ASCO GU 2020: Updates in renal cancer
Dr Toni Choueiri - Dana-Farber Cancer Institute, Boston, USA
I presented Saturday morning results from a phase I/II study of a novel first in human oral HIF-2 inhibitor by the name MK-6482 which was a proof of principle that we can target that transcription factor. So 55 patients previously treated with clear cell RCC, I would say heavily pre-treated – median number of prior lines of therapy three – were started on 120mg once a day of this oral drug MK-6482.
The first thing, the drug was found largely to be safe, most of the toxicities were grade 1 and 2. Anaemia was the most common toxicity which is on-target toxicity due to the fact that this HIF-2 inhibitor lowers erythropoietin levels. We found also some hypoxia but we did not find these common side effects we see from VEGF inhibitors such as cardiovascular toxicity with hypertension or significant fatigue or hand food skin reaction.
Now, for efficacy, 24% of patients had responses, so it was a single agent in the refractory setting, which is quite encouraging. Progression free survival was 11 months. Most of the responses were durable and were beyond 6 months.
What we also presented during this GU ASCO 2020 is the activity of MK-6482 based on IMDC risk groups. We saw actually responses in not just the favourable risk but also the intermediate and the poor risk. So this is quite encouraging and led to the development of a phase III trial, registrational pivotal trial, with MK-6482 versus everolimus in patients with refractory clear cell RCC who progressed on prior VEGF TKI and checkpoint blockade.
Next, besides the phase III trial, we are trying to combine MK-6482 with other assets such as VEGF TKI, checkpoint inhibitor and others, hopefully for the next generation of trial, and do some elegant, hopefully, biomarker work to try to understand mechanisms of response and resistance because not every patient responds to this treatment.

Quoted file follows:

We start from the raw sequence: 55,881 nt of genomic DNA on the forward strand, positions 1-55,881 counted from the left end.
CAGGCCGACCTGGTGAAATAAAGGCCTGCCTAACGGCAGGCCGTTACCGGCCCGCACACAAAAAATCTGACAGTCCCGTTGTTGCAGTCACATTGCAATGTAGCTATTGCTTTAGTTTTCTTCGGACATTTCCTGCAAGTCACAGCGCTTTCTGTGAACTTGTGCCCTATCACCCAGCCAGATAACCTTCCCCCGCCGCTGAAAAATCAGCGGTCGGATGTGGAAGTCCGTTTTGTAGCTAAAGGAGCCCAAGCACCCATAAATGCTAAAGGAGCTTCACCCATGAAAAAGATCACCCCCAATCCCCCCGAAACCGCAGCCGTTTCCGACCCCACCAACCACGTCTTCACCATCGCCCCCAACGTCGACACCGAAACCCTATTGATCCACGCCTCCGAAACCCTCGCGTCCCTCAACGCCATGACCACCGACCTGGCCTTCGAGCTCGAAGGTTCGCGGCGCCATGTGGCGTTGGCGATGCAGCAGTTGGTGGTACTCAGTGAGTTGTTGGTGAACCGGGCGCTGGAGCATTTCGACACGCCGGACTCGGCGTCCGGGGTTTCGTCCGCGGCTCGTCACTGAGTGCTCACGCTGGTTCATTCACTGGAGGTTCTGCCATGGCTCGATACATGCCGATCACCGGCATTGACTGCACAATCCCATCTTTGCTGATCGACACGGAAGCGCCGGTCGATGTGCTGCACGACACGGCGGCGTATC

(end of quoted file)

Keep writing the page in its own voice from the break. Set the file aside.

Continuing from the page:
You have to watch for HIF-2 inhibition and HIF-2 as a target in RCC. We thought for a long time that this is undruggable but now, luckily, we have a first in class drug that works and hopefully more drugs in the future.
There are some other interesting renal studies, one in particular combines a VEGF tyrosine kinase inhibitor, sitravatinib, with nivolumab in patients who had a prior TKI. Encouraging clinical activity and safety presented by the group at MD Anderson. There have been also multiple abstracts, one from the IMDC, really from Dr Bakouny and Heng [?], looking at the role of cytoreductive nephrectomy in the era of checkpoint blockers. Again, a very controversial topic, especially with the CARMENA showing no benefit much in the era of sunitinib. But really some elegant work from Dr Bakouny showing that there are some patients that may benefit in terms of overall survival from taking the kidney out. We have to be very careful how to interpret these retrospective studies and at least this, hopefully, will be the impetus to do a randomised trial in the cytoreductive nephrectomy space with checkpoint blockers like the one with Dr Young [?] and Dr Vaishampayan, the PROBE trial.
So, again, very exciting things and hopefully it will keep this meeting high level with a lot of new findings and new research.